We know that Sofia Coppola is talented--she already won an Oscar for writing Lost in Translation for chrissakes--but her identity as a filmmaker is still emerging. She has style up the wazoo, on ample display in Marie Antoinette, but what is she capable of? This question is fueling the intense curiosity around her fourth film, Somewhere. (This poster emerged on the internet last week.)
Coppola talked about her aesthetic when I interviewed her in the lobby of the Chateau Marmont back in 2003 for Filmmaker Magazine's Lost in Translation cover story. She said that she admires the way director Bob Fosse reveals his personal life in All That Jazz: "I enjoy movies when they’re sincere, from personal experience. Fosse got away with his girlfriend playing his girlfriend. It’s not an all-romanticized idea of himself. It’s honest." And although Antonioni’s L’Avventura “has no plot, it isn’t boring. I like taking your time meandering with the music. There’s so much that isn’t said in a look. I like observing things. I’m not interested in a lot of dialogue."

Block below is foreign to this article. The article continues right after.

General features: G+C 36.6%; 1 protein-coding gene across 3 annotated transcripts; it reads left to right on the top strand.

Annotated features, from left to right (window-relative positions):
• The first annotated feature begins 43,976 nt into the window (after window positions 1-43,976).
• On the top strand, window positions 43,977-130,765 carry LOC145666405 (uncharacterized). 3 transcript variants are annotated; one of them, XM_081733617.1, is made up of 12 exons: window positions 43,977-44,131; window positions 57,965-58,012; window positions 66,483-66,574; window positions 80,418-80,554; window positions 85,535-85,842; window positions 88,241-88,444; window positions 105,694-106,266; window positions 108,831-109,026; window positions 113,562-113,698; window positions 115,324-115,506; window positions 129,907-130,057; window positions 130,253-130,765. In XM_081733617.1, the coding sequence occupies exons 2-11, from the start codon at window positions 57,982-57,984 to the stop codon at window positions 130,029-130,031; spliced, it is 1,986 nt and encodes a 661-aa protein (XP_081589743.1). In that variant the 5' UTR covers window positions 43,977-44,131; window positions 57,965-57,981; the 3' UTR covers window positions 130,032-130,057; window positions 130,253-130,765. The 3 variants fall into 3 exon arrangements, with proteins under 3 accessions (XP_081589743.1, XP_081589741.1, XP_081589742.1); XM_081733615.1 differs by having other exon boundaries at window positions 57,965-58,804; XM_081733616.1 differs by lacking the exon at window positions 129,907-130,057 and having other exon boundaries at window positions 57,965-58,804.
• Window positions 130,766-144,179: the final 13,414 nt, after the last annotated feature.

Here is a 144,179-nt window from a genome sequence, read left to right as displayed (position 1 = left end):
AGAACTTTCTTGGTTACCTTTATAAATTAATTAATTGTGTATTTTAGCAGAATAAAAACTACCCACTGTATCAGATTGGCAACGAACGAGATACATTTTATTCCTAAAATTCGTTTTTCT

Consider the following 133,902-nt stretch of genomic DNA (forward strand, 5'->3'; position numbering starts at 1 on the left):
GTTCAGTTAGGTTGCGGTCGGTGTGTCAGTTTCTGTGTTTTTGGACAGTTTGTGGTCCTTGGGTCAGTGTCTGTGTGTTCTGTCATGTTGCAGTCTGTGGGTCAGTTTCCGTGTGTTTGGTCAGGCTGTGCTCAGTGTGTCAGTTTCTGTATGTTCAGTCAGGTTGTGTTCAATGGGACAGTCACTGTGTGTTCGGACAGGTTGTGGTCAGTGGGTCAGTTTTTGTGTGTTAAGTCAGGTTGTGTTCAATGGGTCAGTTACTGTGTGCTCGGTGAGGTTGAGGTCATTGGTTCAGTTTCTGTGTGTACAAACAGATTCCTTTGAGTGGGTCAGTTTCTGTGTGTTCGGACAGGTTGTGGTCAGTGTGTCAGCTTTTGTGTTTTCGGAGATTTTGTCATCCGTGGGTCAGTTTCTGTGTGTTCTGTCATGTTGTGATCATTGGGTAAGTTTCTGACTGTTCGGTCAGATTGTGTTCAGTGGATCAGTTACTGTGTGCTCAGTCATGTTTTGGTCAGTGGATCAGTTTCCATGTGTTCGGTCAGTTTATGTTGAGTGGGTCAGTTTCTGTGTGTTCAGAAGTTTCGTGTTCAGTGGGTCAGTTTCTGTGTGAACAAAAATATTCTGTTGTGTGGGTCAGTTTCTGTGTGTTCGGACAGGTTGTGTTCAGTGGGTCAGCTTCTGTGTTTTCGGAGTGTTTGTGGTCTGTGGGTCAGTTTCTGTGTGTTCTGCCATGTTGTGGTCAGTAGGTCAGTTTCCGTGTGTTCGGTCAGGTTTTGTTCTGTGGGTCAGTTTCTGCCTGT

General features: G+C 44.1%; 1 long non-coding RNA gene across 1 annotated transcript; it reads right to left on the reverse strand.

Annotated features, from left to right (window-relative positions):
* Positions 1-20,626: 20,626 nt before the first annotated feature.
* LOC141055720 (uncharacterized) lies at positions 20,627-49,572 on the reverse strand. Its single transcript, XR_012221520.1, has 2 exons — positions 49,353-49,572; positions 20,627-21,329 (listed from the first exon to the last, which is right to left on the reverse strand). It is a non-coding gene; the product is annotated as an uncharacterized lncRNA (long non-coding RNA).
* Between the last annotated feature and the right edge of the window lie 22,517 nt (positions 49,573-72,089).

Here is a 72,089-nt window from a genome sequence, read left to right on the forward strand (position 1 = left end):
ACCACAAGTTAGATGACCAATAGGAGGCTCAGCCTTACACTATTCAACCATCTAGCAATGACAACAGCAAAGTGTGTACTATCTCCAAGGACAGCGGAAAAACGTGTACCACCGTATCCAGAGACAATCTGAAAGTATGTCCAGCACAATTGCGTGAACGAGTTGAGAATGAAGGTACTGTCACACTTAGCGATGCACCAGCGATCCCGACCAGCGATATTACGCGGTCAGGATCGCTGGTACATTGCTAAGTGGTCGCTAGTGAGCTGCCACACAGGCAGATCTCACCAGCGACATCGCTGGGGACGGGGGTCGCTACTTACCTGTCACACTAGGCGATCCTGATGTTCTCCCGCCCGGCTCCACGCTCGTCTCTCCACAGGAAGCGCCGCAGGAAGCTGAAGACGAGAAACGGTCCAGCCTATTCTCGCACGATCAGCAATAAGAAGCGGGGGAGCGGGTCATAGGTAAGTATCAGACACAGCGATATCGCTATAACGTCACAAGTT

The trailer is on the jump.
Somewhere returns the 38-year-old director to the high-end Hollywood milieu she knows so well: Stephen Dorff plays a studly actor lost in the dissolute high life who gets a visit at the Marmont from his 11-year-old daughter (Elle Fanning). For the first time, Harris Savides (Milk) is shooting for Coppola, in L.A. and Italy; original music is by Phoenix, the French band headed by Coppola's boyfriend Thomas Mars, who has contributed to all her soundtracks. Michelle Monaghan and Jackass star Chris Pontius also star, with reported drop-bys from Benicio del Toro, Playboy bunnies Karissa and Kristina Shannon and indie band Rooney.
Somewhere will debut at the Venice Film Festival in September (the official announcement will be in July); sometime before that (judging from this photo taken in New York in May, quite soon), Coppola will give birth to her second child with Mars. Focus Features plans to release Somewhere at the end of December, at the height of awards season. UPDATE: According to someone who has seen the film, it's a small, quiet story that yields many rewards, and Fanning and Dorff are both well-cast. Here's pere Coppola on his filmmaking family.
Here's the trailer:
[Photo of Dorff by Andrew Durham, Coppola and Mars photo courtesy of Pacific Coast News]